DALLAS - Singer Erykah Badu has returned home to Dallas for the first time since her controversial video ambush on Dealey Plaza - this time, charged with a crime.
Hundreds of fans lined up outside Good Records on Greenville Avenue to see Badu but not allwere pleased with what the singer did.
Dallas police announced on Friday that they've charged the neosoul singerwith disorderly conduct for her nude video shoot on a downtown street.
Police Sgt. Warren Mitchell said the Window Seat music video shoot happened March 13 on the streets bordering Dealey Plaza on the east and north. He told reporters Friday that a 30-year-old woman had submitted an affidavit on Badu's walking striptease that ended with her nude at the spot where President John F. Kennedy was shot dead in 1963. Then, she acted out receiving a fatal gunshot to the head herself.
Mitchell said a citation will be mailed to Badu, a Dallas native. Disorderly conduct is a Class C misdemeanor in Texas, punishable by a fine of up to $500.
On Saturday afternoon, the Grammy-winning artist was certainly non-confrontational, as she walked into her autograph-signing session in Dallas.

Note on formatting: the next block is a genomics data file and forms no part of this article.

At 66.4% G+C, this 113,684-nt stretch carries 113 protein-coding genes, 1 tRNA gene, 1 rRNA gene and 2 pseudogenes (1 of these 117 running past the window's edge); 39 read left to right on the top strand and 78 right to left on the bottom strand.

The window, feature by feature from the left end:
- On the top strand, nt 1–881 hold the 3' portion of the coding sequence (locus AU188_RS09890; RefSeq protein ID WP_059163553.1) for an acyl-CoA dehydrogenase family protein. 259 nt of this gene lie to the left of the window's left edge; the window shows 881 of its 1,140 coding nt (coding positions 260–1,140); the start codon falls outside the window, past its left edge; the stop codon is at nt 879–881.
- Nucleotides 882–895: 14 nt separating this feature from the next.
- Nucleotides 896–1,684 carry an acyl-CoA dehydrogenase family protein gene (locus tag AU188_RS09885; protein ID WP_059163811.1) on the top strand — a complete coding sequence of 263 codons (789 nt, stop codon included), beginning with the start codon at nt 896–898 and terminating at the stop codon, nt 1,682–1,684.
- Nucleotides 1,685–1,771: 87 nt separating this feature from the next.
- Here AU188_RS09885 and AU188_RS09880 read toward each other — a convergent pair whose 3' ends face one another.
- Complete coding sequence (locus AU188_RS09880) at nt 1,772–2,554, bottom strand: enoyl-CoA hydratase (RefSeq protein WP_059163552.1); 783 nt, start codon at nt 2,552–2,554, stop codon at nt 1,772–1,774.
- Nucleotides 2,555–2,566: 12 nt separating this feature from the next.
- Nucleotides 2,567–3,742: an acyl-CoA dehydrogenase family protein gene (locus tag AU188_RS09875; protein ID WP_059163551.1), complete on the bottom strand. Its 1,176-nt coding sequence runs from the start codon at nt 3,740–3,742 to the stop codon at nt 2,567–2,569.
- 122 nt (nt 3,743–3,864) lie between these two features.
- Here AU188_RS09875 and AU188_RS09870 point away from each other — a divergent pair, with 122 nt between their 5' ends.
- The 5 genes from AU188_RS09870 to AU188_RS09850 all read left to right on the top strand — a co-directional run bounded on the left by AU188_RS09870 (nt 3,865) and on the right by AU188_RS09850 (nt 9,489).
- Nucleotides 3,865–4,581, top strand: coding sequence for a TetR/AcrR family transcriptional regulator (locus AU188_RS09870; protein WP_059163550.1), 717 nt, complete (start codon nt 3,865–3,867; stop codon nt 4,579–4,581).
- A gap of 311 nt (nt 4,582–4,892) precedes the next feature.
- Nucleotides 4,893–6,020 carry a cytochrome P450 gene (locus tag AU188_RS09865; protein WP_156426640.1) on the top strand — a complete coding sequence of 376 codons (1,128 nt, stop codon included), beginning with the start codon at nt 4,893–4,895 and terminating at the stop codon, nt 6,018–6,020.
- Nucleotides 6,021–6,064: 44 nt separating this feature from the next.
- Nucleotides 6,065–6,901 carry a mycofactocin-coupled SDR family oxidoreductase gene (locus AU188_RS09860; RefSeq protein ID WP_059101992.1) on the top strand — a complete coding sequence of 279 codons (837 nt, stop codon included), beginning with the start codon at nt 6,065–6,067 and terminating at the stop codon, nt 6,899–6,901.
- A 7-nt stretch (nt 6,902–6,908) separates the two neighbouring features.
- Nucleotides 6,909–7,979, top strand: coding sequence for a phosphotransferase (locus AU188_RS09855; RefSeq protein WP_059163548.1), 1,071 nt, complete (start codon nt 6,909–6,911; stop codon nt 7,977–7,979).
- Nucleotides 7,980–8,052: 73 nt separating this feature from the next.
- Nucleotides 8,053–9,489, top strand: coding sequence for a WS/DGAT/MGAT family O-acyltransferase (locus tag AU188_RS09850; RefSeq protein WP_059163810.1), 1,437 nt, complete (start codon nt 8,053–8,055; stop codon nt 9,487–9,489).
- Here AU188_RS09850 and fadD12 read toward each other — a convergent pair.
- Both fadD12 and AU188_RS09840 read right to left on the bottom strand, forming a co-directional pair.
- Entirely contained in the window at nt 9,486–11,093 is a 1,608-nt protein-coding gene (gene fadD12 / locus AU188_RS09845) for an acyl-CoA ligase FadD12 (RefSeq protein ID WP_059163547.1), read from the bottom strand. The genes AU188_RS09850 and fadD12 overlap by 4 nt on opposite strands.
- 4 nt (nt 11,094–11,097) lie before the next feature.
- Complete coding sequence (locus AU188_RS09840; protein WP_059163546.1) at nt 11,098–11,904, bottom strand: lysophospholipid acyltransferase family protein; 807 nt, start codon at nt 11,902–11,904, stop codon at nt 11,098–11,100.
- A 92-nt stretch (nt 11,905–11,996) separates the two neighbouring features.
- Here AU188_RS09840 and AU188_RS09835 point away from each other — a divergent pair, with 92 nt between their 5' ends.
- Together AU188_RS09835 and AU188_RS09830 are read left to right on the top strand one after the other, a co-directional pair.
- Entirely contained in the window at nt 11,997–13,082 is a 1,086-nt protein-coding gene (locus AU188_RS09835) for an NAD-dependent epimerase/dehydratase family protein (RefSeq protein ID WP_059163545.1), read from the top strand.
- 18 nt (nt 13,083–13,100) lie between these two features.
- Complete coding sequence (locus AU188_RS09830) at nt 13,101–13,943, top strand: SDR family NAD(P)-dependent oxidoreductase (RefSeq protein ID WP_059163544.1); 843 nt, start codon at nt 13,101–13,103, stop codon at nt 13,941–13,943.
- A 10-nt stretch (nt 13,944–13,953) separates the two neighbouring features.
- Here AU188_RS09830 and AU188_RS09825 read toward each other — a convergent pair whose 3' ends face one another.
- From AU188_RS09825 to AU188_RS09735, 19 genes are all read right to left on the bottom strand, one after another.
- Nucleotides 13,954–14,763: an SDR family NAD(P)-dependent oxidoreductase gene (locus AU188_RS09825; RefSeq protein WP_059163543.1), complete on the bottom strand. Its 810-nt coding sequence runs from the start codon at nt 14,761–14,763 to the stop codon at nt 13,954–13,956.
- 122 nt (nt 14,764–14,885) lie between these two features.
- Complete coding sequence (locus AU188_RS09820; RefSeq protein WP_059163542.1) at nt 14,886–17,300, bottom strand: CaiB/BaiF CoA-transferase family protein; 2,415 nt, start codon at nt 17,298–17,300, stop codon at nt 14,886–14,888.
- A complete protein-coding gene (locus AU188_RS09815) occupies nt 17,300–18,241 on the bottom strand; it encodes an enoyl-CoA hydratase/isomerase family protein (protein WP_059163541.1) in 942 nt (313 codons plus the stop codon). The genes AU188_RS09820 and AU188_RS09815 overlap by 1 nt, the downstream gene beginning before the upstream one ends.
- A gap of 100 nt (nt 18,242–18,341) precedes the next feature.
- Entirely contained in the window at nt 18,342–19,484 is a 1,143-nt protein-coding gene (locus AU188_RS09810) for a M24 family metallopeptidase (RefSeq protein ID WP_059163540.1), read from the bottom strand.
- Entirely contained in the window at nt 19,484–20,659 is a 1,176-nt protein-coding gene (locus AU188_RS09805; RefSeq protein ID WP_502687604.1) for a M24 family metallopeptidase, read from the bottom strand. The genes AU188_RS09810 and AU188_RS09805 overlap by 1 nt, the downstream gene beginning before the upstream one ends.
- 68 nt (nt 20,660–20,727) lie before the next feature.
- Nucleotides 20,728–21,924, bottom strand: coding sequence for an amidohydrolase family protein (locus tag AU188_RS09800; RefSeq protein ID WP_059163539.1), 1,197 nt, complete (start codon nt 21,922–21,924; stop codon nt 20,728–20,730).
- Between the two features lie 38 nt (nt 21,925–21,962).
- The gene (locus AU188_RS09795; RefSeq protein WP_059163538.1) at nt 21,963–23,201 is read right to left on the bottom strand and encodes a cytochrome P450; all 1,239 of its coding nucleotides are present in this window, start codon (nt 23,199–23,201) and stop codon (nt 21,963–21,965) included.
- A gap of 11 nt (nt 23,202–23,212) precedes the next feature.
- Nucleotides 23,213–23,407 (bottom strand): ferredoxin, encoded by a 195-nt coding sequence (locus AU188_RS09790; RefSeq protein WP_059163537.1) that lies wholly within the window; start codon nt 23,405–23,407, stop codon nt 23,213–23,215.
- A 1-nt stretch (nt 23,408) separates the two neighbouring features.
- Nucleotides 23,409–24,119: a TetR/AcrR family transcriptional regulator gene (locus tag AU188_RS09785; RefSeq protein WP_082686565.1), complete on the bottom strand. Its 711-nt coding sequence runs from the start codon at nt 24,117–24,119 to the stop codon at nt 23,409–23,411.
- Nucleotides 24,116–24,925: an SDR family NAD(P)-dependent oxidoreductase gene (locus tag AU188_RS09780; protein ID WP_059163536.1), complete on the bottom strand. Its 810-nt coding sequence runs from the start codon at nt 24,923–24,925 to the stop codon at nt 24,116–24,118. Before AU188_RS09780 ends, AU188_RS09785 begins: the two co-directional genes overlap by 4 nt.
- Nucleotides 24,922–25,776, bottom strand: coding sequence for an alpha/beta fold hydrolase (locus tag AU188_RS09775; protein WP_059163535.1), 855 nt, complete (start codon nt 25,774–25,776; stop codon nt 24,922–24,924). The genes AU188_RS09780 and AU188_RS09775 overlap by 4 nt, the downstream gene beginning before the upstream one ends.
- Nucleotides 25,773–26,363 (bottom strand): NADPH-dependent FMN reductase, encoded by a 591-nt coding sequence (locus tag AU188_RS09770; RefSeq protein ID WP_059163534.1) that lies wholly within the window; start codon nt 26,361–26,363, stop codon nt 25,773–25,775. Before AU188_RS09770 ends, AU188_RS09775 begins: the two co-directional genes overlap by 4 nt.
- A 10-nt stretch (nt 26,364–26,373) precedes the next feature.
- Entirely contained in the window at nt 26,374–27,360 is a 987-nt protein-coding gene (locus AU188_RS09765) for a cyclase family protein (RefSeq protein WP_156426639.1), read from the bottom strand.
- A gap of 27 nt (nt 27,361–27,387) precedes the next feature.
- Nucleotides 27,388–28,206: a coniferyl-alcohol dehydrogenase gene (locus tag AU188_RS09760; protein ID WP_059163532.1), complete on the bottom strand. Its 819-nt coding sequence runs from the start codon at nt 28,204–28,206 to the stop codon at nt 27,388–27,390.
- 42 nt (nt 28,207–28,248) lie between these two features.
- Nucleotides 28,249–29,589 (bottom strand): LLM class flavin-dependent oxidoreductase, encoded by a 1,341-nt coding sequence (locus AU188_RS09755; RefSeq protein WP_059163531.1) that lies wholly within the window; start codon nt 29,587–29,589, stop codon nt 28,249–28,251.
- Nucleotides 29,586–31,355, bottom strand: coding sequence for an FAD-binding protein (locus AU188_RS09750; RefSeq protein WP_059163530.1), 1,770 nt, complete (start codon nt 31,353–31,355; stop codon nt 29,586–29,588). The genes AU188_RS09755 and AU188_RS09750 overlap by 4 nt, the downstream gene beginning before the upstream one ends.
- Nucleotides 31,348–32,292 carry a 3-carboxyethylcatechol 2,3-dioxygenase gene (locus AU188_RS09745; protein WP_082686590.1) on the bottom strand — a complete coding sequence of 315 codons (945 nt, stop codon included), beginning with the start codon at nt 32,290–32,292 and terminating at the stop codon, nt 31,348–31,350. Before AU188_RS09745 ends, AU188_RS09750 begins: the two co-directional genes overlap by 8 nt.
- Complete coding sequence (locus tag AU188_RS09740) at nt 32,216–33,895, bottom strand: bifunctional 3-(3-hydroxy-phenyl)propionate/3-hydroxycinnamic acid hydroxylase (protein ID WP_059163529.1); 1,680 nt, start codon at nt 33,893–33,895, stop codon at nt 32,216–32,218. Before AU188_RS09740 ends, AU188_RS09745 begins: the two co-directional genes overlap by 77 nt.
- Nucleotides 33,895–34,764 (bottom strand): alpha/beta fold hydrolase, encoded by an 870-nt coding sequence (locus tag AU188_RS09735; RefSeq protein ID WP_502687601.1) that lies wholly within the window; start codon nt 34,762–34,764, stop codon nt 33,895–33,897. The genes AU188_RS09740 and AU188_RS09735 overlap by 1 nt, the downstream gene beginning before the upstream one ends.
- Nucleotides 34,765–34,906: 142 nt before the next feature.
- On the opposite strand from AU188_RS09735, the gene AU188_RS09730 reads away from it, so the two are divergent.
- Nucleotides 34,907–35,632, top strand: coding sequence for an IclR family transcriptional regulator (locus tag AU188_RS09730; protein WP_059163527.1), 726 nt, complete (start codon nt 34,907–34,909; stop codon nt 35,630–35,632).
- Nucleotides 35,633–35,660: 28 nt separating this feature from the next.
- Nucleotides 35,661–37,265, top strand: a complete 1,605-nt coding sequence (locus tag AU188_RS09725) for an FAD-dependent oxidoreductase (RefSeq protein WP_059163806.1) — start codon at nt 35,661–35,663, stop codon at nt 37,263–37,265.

Badu has described the video as a protest with a message about liberating yourself.
I'm just happy I have a chance to do what I do, and I have a platform to do what I do... and I love Dallas, she said.
I cannot help you, because if you don't get it, you're just not going to get it.
But even at her autograph signing session, there were fans unhappy at her actions, especially as the shoot took place in front of children.
I think it was justpoor judgment to do it withoutgetting a permit, so she could have it done more like... in private, said fan, Joseph Patterson. She probably shouldn't have gone nude anyway. I think that's bad.
Many fans say they support her because they simply love her music, if not her actions.
Meanwhile, the City of Dallas is considering beefing up its laws to better punish people who film in the city without proper permits.